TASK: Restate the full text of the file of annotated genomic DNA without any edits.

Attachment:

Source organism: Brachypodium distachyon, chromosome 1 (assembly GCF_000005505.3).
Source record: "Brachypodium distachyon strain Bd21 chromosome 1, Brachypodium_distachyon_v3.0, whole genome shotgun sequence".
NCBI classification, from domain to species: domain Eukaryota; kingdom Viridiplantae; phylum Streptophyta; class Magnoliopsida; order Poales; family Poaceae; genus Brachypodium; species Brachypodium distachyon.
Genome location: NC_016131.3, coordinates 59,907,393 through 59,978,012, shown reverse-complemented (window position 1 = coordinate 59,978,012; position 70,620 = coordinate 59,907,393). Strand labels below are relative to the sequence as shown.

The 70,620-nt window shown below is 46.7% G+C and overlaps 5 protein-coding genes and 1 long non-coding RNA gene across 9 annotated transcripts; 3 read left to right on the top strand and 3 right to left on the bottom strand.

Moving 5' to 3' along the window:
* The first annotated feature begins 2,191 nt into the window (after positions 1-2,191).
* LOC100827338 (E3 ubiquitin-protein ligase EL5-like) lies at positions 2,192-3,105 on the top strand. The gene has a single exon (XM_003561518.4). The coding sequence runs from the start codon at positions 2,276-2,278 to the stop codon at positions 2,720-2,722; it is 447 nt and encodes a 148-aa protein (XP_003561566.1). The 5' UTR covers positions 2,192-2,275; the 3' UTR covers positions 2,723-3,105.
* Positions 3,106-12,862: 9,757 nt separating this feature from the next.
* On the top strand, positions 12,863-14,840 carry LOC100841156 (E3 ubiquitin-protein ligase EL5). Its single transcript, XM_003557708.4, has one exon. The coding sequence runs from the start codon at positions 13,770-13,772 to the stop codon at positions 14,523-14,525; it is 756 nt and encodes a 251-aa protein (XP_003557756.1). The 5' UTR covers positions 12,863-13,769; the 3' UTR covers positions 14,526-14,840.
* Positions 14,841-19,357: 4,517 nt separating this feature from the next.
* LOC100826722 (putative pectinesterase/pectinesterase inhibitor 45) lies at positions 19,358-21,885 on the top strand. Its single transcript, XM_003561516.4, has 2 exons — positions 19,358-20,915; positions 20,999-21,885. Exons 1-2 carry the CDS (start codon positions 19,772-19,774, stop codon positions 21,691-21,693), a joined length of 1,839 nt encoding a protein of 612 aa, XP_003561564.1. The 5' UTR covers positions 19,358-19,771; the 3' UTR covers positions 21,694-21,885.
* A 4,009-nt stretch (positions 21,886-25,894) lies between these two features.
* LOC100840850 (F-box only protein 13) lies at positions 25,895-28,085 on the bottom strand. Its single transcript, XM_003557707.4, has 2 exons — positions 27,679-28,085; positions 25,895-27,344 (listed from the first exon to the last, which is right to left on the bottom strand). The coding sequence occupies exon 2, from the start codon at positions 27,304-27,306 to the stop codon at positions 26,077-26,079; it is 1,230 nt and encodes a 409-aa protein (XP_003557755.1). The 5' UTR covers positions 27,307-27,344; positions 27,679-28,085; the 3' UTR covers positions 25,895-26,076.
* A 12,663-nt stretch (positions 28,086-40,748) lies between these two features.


Source organism: Brachypodium distachyon, chromosome 1 (assembly GCF_000005505.3).
Source record: "Brachypodium distachyon strain Bd21 chromosome 1, Brachypodium_distachyon_v3.0, whole genome shotgun sequence".
NCBI classification, from domain to species: domain Eukaryota; kingdom Viridiplantae; phylum Streptophyta; class Magnoliopsida; order Poales; family Poaceae; genus Brachypodium; species Brachypodium distachyon.
Genome location: NC_016131.3, coordinates 59,907,393 through 59,978,012, shown reverse-complemented (window position 1 = coordinate 59,978,012; position 70,620 = coordinate 59,907,393). Strand labels below are relative to the sequence as shown.

The 70,620-nt window shown below is 46.7% G+C and overlaps 5 protein-coding genes and 1 long non-coding RNA gene across 9 annotated transcripts; 3 read left to right on the top strand and 3 right to left on the bottom strand.

Moving 5' to 3' along the window:
* The first annotated feature begins 2,191 nt into the window (after positions 1-2,191).
* LOC100827338 (E3 ubiquitin-protein ligase EL5-like) lies at positions 2,192-3,105 on the top strand. The gene has a single exon (XM_003561518.4). The coding sequence runs from the start codon at positions 2,276-2,278 to the stop codon at positions 2,720-2,722; it is 447 nt and encodes a 148-aa protein (XP_003561566.1). The 5' UTR covers positions 2,192-2,275; the 3' UTR covers positions 2,723-3,105.
* Positions 3,106-12,862: 9,757 nt separating this feature from the next.
* On the top strand, positions 12,863-14,840 carry LOC100841156 (E3 ubiquitin-protein ligase EL5). Its single transcript, XM_003557708.4, has one exon. The coding sequence runs from the start codon at positions 13,770-13,772 to the stop codon at positions 14,523-14,525; it is 756 nt and encodes a 251-aa protein (XP_003557756.1). The 5' UTR covers positions 12,863-13,769; the 3' UTR covers positions 14,526-14,840.
* Positions 14,841-19,357: 4,517 nt separating this feature from the next.
* LOC100826722 (putative pectinesterase/pectinesterase inhibitor 45) lies at positions 19,358-21,885 on the top strand. Its single transcript, XM_003561516.4, has 2 exons — positions 19,358-20,915; positions 20,999-21,885. Exons 1-2 carry the CDS (start codon positions 19,772-19,774, stop codon positions 21,691-21,693), a joined length of 1,839 nt encoding a protein of 612 aa, XP_003561564.1. The 5' UTR covers positions 19,358-19,771; the 3' UTR covers positions 21,694-21,885.
* A 4,009-nt stretch (positions 21,886-25,894) lies between these two features.
* LOC100840850 (F-box only protein 13) lies at positions 25,895-28,085 on the bottom strand. Its single transcript, XM_003557707.4, has 2 exons — positions 27,679-28,085; positions 25,895-27,344 (listed from the first exon to the last, which is right to left on the bottom strand). The coding sequence occupies exon 2, from the start codon at positions 27,304-27,306 to the stop codon at positions 26,077-26,079; it is 1,230 nt and encodes a 409-aa protein (XP_003557755.1). The 5' UTR covers positions 27,307-27,344; positions 27,679-28,085; the 3' UTR covers positions 25,895-26,076.
* A 12,663-nt stretch (positions 28,086-40,748) lies between these two features.